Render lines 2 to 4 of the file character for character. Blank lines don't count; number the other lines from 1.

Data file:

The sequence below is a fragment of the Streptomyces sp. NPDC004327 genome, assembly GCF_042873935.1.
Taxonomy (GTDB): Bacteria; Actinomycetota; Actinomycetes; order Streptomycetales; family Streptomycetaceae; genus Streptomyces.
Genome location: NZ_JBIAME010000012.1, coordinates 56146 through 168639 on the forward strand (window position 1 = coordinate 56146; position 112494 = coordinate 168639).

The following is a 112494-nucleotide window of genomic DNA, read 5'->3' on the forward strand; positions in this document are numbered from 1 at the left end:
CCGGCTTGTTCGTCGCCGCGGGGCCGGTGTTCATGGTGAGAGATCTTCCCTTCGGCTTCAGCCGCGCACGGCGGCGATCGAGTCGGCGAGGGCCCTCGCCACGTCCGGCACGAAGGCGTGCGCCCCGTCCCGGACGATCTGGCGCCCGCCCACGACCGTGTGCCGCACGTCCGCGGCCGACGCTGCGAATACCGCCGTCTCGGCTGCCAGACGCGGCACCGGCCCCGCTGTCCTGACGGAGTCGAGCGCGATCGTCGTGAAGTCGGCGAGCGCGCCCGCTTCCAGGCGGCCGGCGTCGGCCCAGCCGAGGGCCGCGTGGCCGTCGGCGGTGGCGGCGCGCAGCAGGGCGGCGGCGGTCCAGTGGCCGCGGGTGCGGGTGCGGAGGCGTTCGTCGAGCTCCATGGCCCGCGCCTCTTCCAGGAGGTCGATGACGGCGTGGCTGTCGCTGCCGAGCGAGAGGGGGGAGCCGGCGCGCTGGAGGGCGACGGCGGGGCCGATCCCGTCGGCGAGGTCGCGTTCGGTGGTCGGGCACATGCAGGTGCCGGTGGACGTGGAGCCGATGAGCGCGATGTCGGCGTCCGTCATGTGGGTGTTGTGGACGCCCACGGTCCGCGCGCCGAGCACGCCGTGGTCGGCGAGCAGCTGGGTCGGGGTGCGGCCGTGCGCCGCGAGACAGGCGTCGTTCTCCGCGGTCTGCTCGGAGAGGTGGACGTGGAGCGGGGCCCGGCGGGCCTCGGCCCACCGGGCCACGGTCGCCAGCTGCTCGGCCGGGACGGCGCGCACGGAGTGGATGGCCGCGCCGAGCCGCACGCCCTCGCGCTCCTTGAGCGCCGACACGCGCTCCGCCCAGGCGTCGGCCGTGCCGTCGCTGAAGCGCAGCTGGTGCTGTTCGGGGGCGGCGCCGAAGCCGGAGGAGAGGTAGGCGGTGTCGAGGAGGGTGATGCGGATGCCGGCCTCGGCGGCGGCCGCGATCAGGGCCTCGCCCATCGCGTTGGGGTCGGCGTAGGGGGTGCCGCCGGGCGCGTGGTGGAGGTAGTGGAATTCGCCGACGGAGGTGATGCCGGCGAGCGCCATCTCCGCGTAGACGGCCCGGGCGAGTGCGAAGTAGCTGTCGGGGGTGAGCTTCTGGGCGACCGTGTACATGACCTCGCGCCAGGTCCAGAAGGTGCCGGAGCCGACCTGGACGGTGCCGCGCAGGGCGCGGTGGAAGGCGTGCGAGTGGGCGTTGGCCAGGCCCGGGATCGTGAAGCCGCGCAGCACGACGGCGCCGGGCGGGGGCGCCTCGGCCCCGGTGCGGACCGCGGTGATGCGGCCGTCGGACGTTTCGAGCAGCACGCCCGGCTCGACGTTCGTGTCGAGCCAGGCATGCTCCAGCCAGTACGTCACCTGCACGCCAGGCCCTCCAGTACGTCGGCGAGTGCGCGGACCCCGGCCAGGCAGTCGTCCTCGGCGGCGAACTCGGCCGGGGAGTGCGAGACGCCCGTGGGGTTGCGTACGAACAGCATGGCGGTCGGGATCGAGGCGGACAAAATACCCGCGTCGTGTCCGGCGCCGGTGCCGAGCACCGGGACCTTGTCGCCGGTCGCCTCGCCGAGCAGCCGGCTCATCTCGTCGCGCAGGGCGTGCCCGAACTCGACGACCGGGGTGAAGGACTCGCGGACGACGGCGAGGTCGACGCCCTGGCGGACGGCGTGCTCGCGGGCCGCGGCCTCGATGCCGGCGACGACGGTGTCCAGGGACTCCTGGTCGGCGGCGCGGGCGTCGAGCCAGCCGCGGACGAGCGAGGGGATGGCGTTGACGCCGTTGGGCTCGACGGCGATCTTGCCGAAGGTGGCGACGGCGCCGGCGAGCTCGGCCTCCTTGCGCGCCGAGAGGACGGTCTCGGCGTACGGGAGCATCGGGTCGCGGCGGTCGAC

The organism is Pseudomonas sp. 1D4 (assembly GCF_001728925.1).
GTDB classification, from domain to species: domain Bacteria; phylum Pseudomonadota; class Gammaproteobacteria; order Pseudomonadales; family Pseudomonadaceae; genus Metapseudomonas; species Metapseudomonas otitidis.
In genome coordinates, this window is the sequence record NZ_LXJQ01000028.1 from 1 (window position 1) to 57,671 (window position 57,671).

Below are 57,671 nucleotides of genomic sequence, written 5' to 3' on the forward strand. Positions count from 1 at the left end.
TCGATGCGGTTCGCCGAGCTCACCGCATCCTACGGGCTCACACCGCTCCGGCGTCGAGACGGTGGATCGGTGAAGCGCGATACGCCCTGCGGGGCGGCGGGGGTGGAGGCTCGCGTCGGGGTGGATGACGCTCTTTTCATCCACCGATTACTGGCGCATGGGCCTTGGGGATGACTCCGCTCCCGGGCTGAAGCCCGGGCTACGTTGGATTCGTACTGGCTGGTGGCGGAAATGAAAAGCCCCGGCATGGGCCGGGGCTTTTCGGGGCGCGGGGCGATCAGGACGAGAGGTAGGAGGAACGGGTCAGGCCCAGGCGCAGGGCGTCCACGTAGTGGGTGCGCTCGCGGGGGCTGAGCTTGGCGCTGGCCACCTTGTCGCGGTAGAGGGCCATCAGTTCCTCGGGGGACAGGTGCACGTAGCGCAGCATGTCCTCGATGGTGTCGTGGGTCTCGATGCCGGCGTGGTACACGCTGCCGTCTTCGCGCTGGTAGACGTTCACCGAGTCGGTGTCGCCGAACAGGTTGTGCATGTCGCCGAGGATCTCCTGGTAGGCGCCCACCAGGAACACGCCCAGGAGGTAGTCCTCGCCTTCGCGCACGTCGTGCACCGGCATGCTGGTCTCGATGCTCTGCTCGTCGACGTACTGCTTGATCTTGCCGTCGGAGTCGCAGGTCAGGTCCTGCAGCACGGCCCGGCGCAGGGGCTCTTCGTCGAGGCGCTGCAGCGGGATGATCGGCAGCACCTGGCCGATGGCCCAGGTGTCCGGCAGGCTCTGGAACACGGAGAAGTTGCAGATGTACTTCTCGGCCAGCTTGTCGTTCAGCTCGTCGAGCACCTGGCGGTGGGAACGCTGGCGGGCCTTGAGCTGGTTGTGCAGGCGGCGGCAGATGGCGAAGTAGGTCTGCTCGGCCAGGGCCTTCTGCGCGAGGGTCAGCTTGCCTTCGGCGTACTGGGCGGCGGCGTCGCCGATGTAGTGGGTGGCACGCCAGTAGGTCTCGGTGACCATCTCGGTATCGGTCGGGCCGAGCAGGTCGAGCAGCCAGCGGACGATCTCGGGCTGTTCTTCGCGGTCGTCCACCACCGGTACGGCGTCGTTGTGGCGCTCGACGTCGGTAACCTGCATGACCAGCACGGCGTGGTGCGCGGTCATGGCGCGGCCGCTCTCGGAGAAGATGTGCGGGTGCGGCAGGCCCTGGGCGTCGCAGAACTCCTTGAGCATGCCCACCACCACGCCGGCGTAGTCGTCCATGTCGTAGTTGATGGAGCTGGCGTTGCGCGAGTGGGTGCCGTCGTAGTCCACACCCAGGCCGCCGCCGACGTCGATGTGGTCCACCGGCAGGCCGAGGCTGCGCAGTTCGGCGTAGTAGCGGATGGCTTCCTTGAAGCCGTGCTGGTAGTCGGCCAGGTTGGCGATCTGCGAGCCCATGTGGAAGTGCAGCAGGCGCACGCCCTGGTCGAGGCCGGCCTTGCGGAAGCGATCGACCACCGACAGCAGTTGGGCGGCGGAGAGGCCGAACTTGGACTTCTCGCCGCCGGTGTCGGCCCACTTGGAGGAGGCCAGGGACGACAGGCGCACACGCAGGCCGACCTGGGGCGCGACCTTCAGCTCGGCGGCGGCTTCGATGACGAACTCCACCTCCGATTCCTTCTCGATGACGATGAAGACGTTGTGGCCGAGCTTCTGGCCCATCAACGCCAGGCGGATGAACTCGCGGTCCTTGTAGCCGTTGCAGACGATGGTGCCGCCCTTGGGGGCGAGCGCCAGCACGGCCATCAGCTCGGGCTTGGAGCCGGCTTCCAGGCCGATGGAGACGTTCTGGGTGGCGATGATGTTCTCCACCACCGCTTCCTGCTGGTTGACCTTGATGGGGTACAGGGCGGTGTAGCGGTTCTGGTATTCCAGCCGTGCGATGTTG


Taxonomy (GTDB): Bacteria; Actinomycetota; Actinomycetes; order Streptomycetales; family Streptomycetaceae; genus Streptomyces.
Genome location: NZ_JBIAME010000012.1, coordinates 56146 through 168639 on the forward strand (window position 1 = coordinate 56146; position 112494 = coordinate 168639).

The following is a 112494-nucleotide window of genomic DNA, read 5'->3' on the forward strand; positions in this document are numbered from 1 at the left end: